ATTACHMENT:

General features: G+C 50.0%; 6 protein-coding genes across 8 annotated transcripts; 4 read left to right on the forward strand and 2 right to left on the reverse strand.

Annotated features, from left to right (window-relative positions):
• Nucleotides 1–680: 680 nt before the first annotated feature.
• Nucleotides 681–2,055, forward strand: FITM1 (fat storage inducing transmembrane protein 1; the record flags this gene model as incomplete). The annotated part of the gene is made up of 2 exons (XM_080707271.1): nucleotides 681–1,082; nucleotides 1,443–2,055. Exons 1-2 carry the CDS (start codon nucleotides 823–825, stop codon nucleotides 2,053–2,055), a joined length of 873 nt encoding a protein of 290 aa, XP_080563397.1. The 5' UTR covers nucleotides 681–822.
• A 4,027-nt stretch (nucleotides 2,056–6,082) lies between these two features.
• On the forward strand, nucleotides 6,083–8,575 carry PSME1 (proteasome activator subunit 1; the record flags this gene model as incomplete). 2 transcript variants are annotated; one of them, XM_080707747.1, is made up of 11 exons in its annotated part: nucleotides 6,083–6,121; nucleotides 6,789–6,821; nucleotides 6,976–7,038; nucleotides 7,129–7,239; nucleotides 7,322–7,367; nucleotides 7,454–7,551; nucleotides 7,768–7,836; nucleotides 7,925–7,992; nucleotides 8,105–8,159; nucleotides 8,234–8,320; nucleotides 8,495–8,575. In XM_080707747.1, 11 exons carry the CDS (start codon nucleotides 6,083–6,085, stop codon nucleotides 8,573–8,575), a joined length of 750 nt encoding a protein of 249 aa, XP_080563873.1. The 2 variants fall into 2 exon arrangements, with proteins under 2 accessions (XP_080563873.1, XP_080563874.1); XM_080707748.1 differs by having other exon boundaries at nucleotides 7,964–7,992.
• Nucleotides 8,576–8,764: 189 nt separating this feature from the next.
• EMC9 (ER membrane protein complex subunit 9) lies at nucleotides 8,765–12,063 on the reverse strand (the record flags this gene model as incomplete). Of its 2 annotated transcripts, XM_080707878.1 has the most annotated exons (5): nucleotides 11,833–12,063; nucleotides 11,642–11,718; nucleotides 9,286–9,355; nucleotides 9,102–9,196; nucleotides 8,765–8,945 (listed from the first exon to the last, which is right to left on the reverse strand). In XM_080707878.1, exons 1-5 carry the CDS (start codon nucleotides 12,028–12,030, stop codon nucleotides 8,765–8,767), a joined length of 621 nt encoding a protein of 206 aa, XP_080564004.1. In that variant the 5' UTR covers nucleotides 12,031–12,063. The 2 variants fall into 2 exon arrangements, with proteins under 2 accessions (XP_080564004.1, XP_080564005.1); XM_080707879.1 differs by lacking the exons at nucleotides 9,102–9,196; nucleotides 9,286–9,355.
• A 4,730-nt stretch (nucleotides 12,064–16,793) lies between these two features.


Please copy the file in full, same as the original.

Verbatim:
General features: G+C 50.0%; 6 protein-coding genes across 8 annotated transcripts; 4 read left to right on the forward strand and 2 right to left on the reverse strand.

Annotated features, from left to right (window-relative positions):
• Nucleotides 1–680: 680 nt before the first annotated feature.
• Nucleotides 681–2,055, forward strand: FITM1 (fat storage inducing transmembrane protein 1; the record flags this gene model as incomplete). The annotated part of the gene is made up of 2 exons (XM_080707271.1): nucleotides 681–1,082; nucleotides 1,443–2,055. Exons 1-2 carry the CDS (start codon nucleotides 823–825, stop codon nucleotides 2,053–2,055), a joined length of 873 nt encoding a protein of 290 aa, XP_080563397.1. The 5' UTR covers nucleotides 681–822.
• A 4,027-nt stretch (nucleotides 2,056–6,082) lies between these two features.
• On the forward strand, nucleotides 6,083–8,575 carry PSME1 (proteasome activator subunit 1; the record flags this gene model as incomplete). 2 transcript variants are annotated; one of them, XM_080707747.1, is made up of 11 exons in its annotated part: nucleotides 6,083–6,121; nucleotides 6,789–6,821; nucleotides 6,976–7,038; nucleotides 7,129–7,239; nucleotides 7,322–7,367; nucleotides 7,454–7,551; nucleotides 7,768–7,836; nucleotides 7,925–7,992; nucleotides 8,105–8,159; nucleotides 8,234–8,320; nucleotides 8,495–8,575. In XM_080707747.1, 11 exons carry the CDS (start codon nucleotides 6,083–6,085, stop codon nucleotides 8,573–8,575), a joined length of 750 nt encoding a protein of 249 aa, XP_080563873.1. The 2 variants fall into 2 exon arrangements, with proteins under 2 accessions (XP_080563873.1, XP_080563874.1); XM_080707748.1 differs by having other exon boundaries at nucleotides 7,964–7,992.
• Nucleotides 8,576–8,764: 189 nt separating this feature from the next.
• EMC9 (ER membrane protein complex subunit 9) lies at nucleotides 8,765–12,063 on the reverse strand (the record flags this gene model as incomplete). Of its 2 annotated transcripts, XM_080707878.1 has the most annotated exons (5): nucleotides 11,833–12,063; nucleotides 11,642–11,718; nucleotides 9,286–9,355; nucleotides 9,102–9,196; nucleotides 8,765–8,945 (listed from the first exon to the last, which is right to left on the reverse strand). In XM_080707878.1, exons 1-5 carry the CDS (start codon nucleotides 12,028–12,030, stop codon nucleotides 8,765–8,767), a joined length of 621 nt encoding a protein of 206 aa, XP_080564004.1. In that variant the 5' UTR covers nucleotides 12,031–12,063. The 2 variants fall into 2 exon arrangements, with proteins under 2 accessions (XP_080564004.1, XP_080564005.1); XM_080707879.1 differs by lacking the exons at nucleotides 9,102–9,196; nucleotides 9,286–9,355.
• A 4,730-nt stretch (nucleotides 12,064–16,793) lies between these two features.